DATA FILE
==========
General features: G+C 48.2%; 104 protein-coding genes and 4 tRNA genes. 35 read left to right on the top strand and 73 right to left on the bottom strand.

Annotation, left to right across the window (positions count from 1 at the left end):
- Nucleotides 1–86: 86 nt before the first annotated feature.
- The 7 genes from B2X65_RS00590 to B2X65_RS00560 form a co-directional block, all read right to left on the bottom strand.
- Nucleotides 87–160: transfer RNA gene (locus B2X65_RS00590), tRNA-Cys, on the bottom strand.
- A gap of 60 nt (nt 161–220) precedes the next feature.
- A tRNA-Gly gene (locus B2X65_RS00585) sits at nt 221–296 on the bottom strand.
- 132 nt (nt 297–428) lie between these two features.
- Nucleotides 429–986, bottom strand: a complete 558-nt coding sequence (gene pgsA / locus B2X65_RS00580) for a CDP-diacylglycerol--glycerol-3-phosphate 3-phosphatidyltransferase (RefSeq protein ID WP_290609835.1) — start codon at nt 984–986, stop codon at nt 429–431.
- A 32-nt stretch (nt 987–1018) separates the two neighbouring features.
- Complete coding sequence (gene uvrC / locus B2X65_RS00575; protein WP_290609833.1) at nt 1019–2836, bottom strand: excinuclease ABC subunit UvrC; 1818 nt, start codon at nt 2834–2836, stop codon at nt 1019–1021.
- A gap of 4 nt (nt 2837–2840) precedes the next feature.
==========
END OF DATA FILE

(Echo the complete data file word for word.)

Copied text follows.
General features: G+C 48.2%; 104 protein-coding genes and 4 tRNA genes. 35 read left to right on the top strand and 73 right to left on the bottom strand.

Annotation, left to right across the window (positions count from 1 at the left end):
- Nucleotides 1–86: 86 nt before the first annotated feature.
- The 7 genes from B2X65_RS00590 to B2X65_RS00560 form a co-directional block, all read right to left on the bottom strand.
- Nucleotides 87–160: transfer RNA gene (locus B2X65_RS00590), tRNA-Cys, on the bottom strand.
- A gap of 60 nt (nt 161–220) precedes the next feature.
- A tRNA-Gly gene (locus B2X65_RS00585) sits at nt 221–296 on the bottom strand.
- 132 nt (nt 297–428) lie between these two features.
- Nucleotides 429–986, bottom strand: a complete 558-nt coding sequence (gene pgsA / locus B2X65_RS00580) for a CDP-diacylglycerol--glycerol-3-phosphate 3-phosphatidyltransferase (RefSeq protein ID WP_290609835.1) — start codon at nt 984–986, stop codon at nt 429–431.
- A 32-nt stretch (nt 987–1018) separates the two neighbouring features.
- Complete coding sequence (gene uvrC / locus B2X65_RS00575; protein WP_290609833.1) at nt 1019–2836, bottom strand: excinuclease ABC subunit UvrC; 1818 nt, start codon at nt 2834–2836, stop codon at nt 1019–1021.
- A gap of 4 nt (nt 2837–2840) precedes the next feature.